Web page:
British Parliament has passed a new snooping law which, if gets royal assent, will give authorities power to access the internet browsing history of everyone in the UK.
The new Investigatory Powers Bill has been dubbed the snooper's charter for its sweeping nature of access to the British public's internet history.
The bill, which will come into force after receiving royal assent from Queen Elizabeth II next week, was introduced by then UK home secretary Theresa May in 2012, and took two attempts to get passed following breakdowns in the previous Conservative and Liberal Democrat coalition government.
"It won't happen in a big bang next week. It will be a phased programme of the introduction of the measures over a year or so," UK Home Office official Chris Mills told a meeting of internet service providers on Thursday.
The law requires telecom companies to keep records of all users' web activity for a year, creating databases of personal information that the firms worry could be vulnerable to leaks and hackers.
"The task of law enforcement and security and intelligence agencies has become vastly more demanding in this digital age. It is right that those protecting us have the powers they need to do so but it is the role of government and Parliament to ensure there are limits to those powers," said Prime Minister May in the House of Commons recently.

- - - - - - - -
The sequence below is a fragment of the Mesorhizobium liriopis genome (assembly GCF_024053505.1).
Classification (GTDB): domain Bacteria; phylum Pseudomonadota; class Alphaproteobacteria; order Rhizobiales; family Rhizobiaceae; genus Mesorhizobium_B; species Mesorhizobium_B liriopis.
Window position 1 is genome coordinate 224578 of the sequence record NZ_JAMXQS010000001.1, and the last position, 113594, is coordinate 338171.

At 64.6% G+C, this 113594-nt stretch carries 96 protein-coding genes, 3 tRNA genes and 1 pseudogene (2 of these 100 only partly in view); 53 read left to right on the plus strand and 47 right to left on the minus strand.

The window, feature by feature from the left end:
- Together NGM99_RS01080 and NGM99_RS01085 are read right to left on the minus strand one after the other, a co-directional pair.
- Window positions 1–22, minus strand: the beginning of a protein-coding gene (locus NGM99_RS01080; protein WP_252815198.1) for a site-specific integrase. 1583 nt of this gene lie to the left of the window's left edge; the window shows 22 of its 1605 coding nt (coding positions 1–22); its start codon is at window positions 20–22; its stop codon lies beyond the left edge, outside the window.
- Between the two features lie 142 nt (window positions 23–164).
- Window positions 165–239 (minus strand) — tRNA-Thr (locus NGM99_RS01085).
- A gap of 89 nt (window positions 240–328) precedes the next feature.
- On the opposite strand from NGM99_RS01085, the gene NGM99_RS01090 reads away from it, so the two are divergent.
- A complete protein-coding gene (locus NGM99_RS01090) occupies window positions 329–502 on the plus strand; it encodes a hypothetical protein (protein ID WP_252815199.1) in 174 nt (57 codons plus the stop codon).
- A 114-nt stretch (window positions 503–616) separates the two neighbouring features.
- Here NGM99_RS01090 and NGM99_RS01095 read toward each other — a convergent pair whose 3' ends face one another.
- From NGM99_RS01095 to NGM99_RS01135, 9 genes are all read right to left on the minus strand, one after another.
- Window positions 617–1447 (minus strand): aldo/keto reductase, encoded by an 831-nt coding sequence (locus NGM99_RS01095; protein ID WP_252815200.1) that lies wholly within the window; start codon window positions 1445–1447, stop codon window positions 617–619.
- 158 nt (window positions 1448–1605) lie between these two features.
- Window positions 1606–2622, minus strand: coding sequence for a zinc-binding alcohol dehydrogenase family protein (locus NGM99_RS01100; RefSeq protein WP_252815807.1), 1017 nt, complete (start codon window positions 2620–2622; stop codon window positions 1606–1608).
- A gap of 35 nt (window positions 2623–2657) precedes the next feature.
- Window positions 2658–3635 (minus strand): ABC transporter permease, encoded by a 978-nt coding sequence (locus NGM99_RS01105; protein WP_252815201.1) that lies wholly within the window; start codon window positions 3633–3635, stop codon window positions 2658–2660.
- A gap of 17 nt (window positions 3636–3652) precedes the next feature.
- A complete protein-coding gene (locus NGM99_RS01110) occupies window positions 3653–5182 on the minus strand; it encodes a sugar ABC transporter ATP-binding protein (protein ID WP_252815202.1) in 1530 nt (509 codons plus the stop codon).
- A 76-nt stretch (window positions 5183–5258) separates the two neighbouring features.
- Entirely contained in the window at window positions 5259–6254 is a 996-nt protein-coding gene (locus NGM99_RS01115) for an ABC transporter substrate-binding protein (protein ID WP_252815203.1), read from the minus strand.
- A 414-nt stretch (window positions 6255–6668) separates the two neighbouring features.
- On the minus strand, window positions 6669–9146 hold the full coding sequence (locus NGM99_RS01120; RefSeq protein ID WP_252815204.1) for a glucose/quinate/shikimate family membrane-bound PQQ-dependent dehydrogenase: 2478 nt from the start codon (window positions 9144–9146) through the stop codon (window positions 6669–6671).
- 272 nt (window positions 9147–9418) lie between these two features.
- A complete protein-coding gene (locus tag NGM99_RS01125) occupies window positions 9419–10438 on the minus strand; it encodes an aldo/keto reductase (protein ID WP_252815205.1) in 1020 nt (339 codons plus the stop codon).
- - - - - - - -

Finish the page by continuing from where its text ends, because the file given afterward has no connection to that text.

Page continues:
Welcoming the bill as a decisive moment in updating Britain's surveillance laws, she said "There should be no area of cyberspace which is a haven for those who seek to harm us to plot, poison minds and peddle hatred under the radar".
"I am also clear that the exercise and scope of investigatory powers should be clearly set out and subject to stringent safeguards and robust oversight, including 'double- lock' authorisation for the most intrusive capabilities. This bill will establish world-leading oversight to govern an investigatory powers regime which is more open and transparent than anywhere else in the world," she said.
However, civil liberty groups have long criticised the bill, with some arguing that the law will let the UK government document everything online.
Organisations including the UK Food Standards Agency and the Department for Work and Pensions will be able to see UK citizens' entire internet browsing history within weeks.
Those internet connection records ICRs in effect serve as a full list of every website that people have visited, rather than collecting which specific pages are visited or what's done on them.
ICRs will be made available to a wide range of government bodies including law enforcement agencies such as the police, the military and the secret service. It also includes the Food Standards Agency, the Gambling Commission, councils and the Welsh Ambulance Services National Health Service Trust.
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